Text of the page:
Imagine a stage where at the same time are performed Ibsen’s Hedda Gabler and Oscar Wilde’s Salomé, where Visconti’s Death in Venice is screened with a James Bond film, while a Kurt Cobain concert is taking place. It could be an immense stage, or a small space in a chamber theatre, or neither one nor the other, just the unlimited stage of memory, imagination or desire. And we ask ourselves what all these characters have in common, what their fate is, what threads of a secret (and perverse) complicity joins them to each other, what brought them together in the mind of an artist, to project themselves into his work. What is proposed to us here is doubtless a challenge (a provocation?). Yet what is art, in its superior manifestations, if not that very thing – a challenge, provocation and transgression?
Transgression of all borders: of reason and madness, good and evil, reality and dream, scream and silence, time and space, life and death. Ibsen wrote Hedda Gabler in 1890, Wilde his Salomé a year later, and Thomas Mann Death in Venice in 1911. The 20th century was already well under way when Visconti transposed the latter to cinema and James Bond moved from Ian Fleming’s novels onto the big screen. And it was nearly over when Kurt ended his life (in 1994). But these dates mean absolutely nothing, they are not reference points for anything at all, because everything to do with them happened, is happening, at the same time. Who can be sure that the pistol of Ibsen’s heroine is not the same one used by Fleming’s detective, or the one with which Kurt killed himself? That his blood is not the same as that from the decapitated Jokanaan? That it’s not the prophet, but Tadzio, whom Salomé’s lips seek? Or that Salomé is a transvestite Tadzio, narcissistically kissing herself? And that the death lying over Venice is in the end not the same one that insidiously involves them all (and us, us as well!)? “Everything is in everything”, were the words of Hermes Trismegistus, as Almada recalled in his brilliant Invention of the Clear Day, by putting it under the aegis of Rimbaud (of whom Tadzio could be, in this unending game of masks and mirrors, one of the many possible metamorphoses).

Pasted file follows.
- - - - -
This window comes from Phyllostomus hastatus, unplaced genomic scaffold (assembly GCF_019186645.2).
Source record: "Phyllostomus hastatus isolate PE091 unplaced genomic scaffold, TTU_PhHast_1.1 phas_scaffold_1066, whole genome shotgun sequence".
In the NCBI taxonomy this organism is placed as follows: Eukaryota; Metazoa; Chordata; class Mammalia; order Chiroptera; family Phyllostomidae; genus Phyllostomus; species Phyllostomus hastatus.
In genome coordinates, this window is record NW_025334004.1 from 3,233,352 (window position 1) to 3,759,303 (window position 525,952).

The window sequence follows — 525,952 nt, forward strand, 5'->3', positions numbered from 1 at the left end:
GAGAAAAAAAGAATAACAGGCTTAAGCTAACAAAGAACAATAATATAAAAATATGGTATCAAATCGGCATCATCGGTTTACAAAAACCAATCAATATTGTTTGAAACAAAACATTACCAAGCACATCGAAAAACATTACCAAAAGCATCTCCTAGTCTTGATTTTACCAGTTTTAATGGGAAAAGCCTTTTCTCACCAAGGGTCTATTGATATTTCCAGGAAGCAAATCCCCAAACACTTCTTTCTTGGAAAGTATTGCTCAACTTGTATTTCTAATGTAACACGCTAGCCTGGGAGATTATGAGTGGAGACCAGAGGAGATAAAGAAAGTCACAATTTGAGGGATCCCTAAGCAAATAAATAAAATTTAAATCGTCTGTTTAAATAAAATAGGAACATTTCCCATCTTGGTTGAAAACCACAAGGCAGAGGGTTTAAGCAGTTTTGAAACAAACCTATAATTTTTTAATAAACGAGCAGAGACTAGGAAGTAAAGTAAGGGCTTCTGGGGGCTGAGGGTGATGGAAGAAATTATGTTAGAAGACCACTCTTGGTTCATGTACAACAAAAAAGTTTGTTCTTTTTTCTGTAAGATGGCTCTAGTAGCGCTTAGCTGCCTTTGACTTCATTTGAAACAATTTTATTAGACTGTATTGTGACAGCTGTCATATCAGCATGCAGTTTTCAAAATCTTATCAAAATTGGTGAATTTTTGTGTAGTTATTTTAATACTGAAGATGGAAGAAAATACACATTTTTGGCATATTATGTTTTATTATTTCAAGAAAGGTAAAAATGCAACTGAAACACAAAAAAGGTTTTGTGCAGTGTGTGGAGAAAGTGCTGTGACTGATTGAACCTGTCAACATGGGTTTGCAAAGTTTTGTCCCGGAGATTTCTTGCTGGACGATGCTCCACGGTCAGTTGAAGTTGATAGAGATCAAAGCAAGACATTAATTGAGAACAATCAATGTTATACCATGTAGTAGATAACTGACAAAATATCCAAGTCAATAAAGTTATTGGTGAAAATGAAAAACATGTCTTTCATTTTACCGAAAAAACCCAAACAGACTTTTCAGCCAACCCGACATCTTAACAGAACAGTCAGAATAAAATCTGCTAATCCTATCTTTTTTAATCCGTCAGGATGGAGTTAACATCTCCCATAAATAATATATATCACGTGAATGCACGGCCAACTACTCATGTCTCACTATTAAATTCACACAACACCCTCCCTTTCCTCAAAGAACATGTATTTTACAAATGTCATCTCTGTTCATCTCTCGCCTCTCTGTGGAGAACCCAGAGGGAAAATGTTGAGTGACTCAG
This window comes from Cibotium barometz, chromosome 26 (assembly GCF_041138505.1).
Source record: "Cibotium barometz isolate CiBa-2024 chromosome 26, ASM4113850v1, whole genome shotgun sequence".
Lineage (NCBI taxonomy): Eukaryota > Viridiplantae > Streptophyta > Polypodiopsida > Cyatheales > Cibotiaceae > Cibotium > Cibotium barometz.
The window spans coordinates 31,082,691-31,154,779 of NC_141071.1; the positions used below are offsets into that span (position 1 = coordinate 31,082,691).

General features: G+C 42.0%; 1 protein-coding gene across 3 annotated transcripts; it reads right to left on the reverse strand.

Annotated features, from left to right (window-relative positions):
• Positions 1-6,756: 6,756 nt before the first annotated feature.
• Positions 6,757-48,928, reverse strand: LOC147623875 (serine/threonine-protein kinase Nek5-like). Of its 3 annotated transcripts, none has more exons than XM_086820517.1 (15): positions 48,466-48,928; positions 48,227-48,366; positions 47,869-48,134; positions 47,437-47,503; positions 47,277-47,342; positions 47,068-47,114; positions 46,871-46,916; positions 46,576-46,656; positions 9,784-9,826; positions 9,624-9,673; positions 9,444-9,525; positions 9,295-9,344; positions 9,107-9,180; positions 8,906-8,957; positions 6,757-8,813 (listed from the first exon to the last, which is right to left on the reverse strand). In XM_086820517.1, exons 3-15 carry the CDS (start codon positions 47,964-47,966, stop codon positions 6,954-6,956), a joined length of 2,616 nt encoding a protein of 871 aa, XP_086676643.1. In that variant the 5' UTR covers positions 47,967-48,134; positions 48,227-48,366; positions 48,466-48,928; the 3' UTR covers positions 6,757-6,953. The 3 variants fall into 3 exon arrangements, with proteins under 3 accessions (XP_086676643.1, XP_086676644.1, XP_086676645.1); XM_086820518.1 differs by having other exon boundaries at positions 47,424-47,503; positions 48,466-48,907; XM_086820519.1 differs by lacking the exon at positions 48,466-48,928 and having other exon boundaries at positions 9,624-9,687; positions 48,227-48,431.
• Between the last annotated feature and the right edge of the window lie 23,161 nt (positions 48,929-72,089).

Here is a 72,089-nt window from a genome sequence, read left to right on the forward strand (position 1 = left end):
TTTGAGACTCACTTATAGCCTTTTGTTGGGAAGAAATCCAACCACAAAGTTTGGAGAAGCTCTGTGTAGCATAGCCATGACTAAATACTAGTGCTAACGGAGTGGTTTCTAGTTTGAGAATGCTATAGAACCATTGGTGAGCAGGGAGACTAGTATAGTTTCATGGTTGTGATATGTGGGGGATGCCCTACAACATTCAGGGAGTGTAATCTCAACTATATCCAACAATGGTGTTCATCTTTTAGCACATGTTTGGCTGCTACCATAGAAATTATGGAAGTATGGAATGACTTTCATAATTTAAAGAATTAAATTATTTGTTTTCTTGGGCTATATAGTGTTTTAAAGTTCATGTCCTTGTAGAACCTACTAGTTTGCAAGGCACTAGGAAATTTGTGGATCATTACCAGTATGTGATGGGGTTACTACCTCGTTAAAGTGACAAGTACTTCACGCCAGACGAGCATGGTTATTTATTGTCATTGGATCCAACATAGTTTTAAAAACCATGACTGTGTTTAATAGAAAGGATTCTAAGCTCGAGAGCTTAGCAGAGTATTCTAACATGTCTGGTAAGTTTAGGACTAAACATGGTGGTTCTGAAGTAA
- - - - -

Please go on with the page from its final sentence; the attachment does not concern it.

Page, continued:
The art of João Vilhena is built (and unbuilt) from these queries, ideas and approximations. He is increasingly sure of his craft, increasingly replete with invention in notions and processes, ambiguity of themes, handling of materials, domination of technique. His is an art at the same time hidden and unhidden, which inquires of us, disturbs and provokes us, returning to us intact the drunken taste of discovery. One feels like saying, to paraphrase Pessoa: “Feel? He who sees feels.”
Luiz Francisco Rebello, 2001
For Joao Vilhena
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